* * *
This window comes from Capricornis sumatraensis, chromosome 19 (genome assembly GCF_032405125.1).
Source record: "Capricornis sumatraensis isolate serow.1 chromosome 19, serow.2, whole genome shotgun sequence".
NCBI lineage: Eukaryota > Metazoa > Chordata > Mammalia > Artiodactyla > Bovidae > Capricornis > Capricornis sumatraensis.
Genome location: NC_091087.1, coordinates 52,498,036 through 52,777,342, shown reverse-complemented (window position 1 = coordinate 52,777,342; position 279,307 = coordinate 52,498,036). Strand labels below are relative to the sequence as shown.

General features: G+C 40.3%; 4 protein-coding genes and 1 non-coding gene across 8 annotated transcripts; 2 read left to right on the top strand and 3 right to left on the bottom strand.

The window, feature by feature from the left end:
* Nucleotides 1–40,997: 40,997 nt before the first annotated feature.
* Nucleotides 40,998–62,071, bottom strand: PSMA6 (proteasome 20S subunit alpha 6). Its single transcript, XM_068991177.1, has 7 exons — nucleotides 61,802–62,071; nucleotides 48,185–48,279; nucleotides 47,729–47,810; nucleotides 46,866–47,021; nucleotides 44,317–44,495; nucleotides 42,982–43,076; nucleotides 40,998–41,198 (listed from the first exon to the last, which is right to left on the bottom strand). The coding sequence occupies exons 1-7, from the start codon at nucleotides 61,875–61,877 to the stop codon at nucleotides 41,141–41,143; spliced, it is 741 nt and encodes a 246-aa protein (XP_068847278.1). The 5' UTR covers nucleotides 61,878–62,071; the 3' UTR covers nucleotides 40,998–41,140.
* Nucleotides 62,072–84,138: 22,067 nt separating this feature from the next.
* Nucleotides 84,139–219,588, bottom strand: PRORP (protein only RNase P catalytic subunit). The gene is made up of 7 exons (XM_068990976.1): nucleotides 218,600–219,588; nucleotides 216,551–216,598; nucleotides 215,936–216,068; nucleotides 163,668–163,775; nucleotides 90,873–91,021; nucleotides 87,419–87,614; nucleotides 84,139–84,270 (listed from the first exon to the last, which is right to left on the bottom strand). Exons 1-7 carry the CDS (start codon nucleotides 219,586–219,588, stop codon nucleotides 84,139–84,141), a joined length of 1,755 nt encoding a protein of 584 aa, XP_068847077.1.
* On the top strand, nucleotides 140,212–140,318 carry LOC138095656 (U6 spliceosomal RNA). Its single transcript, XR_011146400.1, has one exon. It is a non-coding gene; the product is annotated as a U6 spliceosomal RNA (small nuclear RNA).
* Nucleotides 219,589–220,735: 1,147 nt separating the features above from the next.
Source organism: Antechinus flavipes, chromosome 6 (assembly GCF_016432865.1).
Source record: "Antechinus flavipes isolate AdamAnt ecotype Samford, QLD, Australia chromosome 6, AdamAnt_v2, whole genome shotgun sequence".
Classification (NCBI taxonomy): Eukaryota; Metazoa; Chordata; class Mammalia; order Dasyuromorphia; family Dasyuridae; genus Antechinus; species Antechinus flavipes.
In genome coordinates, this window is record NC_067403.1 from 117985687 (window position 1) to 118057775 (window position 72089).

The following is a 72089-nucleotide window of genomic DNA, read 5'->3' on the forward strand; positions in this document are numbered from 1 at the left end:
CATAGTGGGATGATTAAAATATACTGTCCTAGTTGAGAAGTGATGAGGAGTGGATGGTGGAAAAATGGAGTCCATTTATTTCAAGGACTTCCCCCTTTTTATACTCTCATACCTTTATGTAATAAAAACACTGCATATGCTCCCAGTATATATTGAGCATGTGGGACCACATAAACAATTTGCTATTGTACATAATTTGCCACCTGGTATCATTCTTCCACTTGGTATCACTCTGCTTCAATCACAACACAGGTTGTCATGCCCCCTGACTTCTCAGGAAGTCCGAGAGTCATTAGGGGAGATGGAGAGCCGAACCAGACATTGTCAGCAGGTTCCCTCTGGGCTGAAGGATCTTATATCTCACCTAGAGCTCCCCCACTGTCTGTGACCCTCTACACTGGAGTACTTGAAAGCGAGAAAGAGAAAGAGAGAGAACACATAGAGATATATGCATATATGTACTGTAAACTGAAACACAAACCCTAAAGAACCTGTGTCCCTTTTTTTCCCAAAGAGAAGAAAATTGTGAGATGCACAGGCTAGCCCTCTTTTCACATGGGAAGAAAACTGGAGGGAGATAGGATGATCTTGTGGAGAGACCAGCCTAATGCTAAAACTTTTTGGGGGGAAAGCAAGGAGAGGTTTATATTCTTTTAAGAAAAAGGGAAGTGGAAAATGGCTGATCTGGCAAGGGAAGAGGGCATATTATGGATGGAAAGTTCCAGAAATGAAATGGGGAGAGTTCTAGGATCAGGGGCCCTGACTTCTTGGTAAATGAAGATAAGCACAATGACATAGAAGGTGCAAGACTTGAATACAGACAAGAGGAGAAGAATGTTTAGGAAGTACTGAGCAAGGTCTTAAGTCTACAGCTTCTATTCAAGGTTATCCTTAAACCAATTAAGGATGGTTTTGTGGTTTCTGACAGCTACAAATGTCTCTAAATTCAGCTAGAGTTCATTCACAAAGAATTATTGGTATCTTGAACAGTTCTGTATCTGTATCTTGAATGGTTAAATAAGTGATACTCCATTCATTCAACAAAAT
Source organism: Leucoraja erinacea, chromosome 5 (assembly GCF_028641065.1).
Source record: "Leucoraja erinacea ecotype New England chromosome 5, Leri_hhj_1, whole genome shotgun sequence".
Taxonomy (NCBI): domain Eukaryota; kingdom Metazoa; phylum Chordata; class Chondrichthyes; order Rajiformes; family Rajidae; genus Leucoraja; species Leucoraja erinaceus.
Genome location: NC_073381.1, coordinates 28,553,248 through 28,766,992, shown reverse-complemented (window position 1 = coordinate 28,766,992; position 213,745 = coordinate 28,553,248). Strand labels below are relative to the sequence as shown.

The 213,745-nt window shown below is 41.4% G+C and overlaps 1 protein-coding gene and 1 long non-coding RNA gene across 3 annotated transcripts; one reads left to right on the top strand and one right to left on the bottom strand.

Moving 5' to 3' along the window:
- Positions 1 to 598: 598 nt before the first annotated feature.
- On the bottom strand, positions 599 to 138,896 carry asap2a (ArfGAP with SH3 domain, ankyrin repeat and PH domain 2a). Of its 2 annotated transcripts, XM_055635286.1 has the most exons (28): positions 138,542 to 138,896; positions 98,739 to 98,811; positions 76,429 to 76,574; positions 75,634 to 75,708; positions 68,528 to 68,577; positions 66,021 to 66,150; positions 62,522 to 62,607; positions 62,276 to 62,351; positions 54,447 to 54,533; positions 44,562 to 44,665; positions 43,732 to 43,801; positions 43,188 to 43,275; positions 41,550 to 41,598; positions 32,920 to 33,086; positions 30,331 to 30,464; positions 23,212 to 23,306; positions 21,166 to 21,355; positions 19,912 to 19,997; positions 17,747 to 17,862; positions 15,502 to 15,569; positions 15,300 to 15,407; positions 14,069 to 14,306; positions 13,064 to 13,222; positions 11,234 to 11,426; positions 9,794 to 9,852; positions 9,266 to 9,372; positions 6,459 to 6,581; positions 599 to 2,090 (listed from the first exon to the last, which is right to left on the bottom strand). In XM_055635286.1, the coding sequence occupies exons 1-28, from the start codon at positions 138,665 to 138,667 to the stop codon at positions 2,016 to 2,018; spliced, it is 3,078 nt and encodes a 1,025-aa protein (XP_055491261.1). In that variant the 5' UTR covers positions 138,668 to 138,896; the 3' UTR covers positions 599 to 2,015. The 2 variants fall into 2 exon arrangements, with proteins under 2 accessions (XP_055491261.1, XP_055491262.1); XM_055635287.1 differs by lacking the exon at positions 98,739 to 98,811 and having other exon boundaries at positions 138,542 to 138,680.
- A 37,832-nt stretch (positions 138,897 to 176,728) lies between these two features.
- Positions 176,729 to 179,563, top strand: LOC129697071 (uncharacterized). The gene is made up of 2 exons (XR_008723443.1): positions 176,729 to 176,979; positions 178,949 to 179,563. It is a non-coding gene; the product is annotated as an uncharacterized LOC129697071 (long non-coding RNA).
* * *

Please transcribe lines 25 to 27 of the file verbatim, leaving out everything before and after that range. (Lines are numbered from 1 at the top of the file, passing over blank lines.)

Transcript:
- Positions 1 to 598: 598 nt before the first annotated feature.
- On the bottom strand, positions 599 to 138,896 carry asap2a (ArfGAP with SH3 domain, ankyrin repeat and PH domain 2a). Of its 2 annotated transcripts, XM_055635286.1 has the most exons (28): positions 138,542 to 138,896; positions 98,739 to 98,811; positions 76,429 to 76,574; positions 75,634 to 75,708; positions 68,528 to 68,577; positions 66,021 to 66,150; positions 62,522 to 62,607; positions 62,276 to 62,351; positions 54,447 to 54,533; positions 44,562 to 44,665; positions 43,732 to 43,801; positions 43,188 to 43,275; positions 41,550 to 41,598; positions 32,920 to 33,086; positions 30,331 to 30,464; positions 23,212 to 23,306; positions 21,166 to 21,355; positions 19,912 to 19,997; positions 17,747 to 17,862; positions 15,502 to 15,569; positions 15,300 to 15,407; positions 14,069 to 14,306; positions 13,064 to 13,222; positions 11,234 to 11,426; positions 9,794 to 9,852; positions 9,266 to 9,372; positions 6,459 to 6,581; positions 599 to 2,090 (listed from the first exon to the last, which is right to left on the bottom strand). In XM_055635286.1, the coding sequence occupies exons 1-28, from the start codon at positions 138,665 to 138,667 to the stop codon at positions 2,016 to 2,018; spliced, it is 3,078 nt and encodes a 1,025-aa protein (XP_055491261.1). In that variant the 5' UTR covers positions 138,668 to 138,896; the 3' UTR covers positions 599 to 2,015. The 2 variants fall into 2 exon arrangements, with proteins under 2 accessions (XP_055491261.1, XP_055491262.1); XM_055635287.1 differs by lacking the exon at positions 98,739 to 98,811 and having other exon boundaries at positions 138,542 to 138,680.
- A 37,832-nt stretch (positions 138,897 to 176,728) lies between these two features.